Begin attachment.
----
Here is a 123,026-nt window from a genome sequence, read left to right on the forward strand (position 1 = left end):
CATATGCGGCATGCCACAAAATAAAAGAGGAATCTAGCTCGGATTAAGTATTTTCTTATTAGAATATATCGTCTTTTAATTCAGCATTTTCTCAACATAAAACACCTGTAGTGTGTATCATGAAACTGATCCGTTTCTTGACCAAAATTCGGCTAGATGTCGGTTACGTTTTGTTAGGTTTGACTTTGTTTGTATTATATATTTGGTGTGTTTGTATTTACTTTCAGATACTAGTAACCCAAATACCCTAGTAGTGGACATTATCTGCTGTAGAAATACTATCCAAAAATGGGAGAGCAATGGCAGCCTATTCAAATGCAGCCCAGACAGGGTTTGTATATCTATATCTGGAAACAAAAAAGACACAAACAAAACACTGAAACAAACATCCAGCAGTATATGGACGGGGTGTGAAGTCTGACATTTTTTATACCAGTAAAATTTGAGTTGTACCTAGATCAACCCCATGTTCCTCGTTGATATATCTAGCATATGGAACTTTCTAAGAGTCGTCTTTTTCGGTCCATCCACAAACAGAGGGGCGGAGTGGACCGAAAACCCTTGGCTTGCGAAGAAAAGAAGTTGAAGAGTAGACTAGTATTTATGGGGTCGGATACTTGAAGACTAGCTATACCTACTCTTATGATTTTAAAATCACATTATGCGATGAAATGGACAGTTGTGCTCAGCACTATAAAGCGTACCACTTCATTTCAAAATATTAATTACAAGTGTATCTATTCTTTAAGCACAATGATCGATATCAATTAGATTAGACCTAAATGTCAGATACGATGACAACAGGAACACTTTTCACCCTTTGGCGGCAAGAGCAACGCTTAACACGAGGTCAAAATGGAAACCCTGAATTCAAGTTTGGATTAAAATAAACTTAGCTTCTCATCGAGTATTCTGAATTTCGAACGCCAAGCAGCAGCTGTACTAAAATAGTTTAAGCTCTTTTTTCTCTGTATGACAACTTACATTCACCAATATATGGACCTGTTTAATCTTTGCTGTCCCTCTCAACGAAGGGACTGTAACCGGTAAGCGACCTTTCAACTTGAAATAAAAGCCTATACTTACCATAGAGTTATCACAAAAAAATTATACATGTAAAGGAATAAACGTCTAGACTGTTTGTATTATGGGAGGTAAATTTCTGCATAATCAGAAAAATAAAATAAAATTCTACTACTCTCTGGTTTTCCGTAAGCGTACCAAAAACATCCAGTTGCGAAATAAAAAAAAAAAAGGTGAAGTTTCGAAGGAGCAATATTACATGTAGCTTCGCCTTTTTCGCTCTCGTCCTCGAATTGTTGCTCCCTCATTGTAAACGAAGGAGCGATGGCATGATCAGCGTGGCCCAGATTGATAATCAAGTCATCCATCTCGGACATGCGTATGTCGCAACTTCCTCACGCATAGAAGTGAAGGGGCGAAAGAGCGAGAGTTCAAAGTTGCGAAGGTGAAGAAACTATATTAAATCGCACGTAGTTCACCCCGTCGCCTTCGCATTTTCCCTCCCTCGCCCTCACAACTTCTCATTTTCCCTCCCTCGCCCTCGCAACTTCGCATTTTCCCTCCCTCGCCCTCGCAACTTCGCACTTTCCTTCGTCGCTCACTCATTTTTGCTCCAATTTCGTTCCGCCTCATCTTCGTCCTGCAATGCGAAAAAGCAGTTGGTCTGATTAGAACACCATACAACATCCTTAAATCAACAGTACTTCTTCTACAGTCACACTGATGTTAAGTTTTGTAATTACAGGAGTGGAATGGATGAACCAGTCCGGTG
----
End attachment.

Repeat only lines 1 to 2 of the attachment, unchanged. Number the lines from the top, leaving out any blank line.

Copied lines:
Here is a 123,026-nt window from a genome sequence, read left to right on the forward strand (position 1 = left end):
CATATGCGGCATGCCACAAAATAAAAGAGGAATCTAGCTCGGATTAAGTATTTTCTTATTAGAATATATCGTCTTTTAATTCAGCATTTTCTCAACATAAAACACCTGTAGTGTGTATCATGAAACTGATCCGTTTCTTGACCAAAATTCGGCTAGATGTCGGTTACGTTTTGTTAGGTTTGACTTTGTTTGTATTATATATTTGGTGTGTTTGTATTTACTTTCAGATACTAGTAACCCAAATACCCTAGTAGTGGACATTATCTGCTGTAGAAATACTATCCAAAAATGGGAGAGCAATGGCAGCCTATTCAAATGCAGCCCAGACAGGGTTTGTATATCTATATCTGGAAACAAAAAAGACACAAACAAAACACTGAAACAAACATCCAGCAGTATATGGACGGGGTGTGAAGTCTGACATTTTTTATACCAGTAAAATTTGAGTTGTACCTAGATCAACCCCATGTTCCTCGTTGATATATCTAGCATATGGAACTTTCTAAGAGTCGTCTTTTTCGGTCCATCCACAAACAGAGGGGCGGAGTGGACCGAAAACCCTTGGCTTGCGAAGAAAAGAAGTTGAAGAGTAGACTAGTATTTATGGGGTCGGATACTTGAAGACTAGCTATACCTACTCTTATGATTTTAAAATCACATTATGCGATGAAATGGACAGTTGTGCTCAGCACTATAAAGCGTACCACTTCATTTCAAAATATTAATTACAAGTGTATCTATTCTTTAAGCACAATGATCGATATCAATTAGATTAGACCTAAATGTCAGATACGATGACAACAGGAACACTTTTCACCCTTTGGCGGCAAGAGCAACGCTTAACACGAGGTCAAAATGGAAACCCTGAATTCAAGTTTGGATTAAAATAAACTTAGCTTCTCATCGAGTATTCTGAATTTCGAACGCCAAGCAGCAGCTGTACTAAAATAGTTTAAGCTCTTTTTTCTCTGTATGACAACTTACATTCACCAATATATGGACCTGTTTAATCTTTGCTGTCCCTCTCAACGAAGGGACTGTAACCGGTAAGCGACCTTTCAACTTGAAATAAAAGCCTATACTTACCATAGAGTTATCACAAAAAAATTATACATGTAAAGGAATAAACGTCTAGACTGTTTGTATTATGGGAGGTAAATTTCTGCATAATCAGAAAAATAAAATAAAATTCTACTACTCTCTGGTTTTCCGTAAGCGTACCAAAAACATCCAGTTGCGAAATAAAAAAAAAAAAGGTGAAGTTTCGAAGGAGCAATATTACATGTAGCTTCGCCTTTTTCGCTCTCGTCCTCGAATTGTTGCTCCCTCATTGTAAACGAAGGAGCGATGGCATGATCAGCGTGGCCCAGATTGATAATCAAGTCATCCATCTCGGACATGCGTATGTCGCAACTTCCTCACGCATAGAAGTGAAGGGGCGAAAGAGCGAGAGTTCAAAGTTGCGAAGGTGAAGAAACTATATTAAATCGCACGTAGTTCACCCCGTCGCCTTCGCATTTTCCCTCCCTCGCCCTCACAACTTCTCATTTTCCCTCCCTCGCCCTCGCAACTTCGCATTTTCCCTCCCTCGCCCTCGCAACTTCGCACTTTCCTTCGTCGCTCACTCATTTTTGCTCCAATTTCGTTCCGCCTCATCTTCGTCCTGCAATGCGAAAAAGCAGTTGGTCTGATTAGAACACCATACAACATCCTTAAATCAACAGTACTTCTTCTACAGTCACACTGATGTTAAGTTTTGTAATTACAGGAGTGGAATGGATGAACCAGTCCGGTG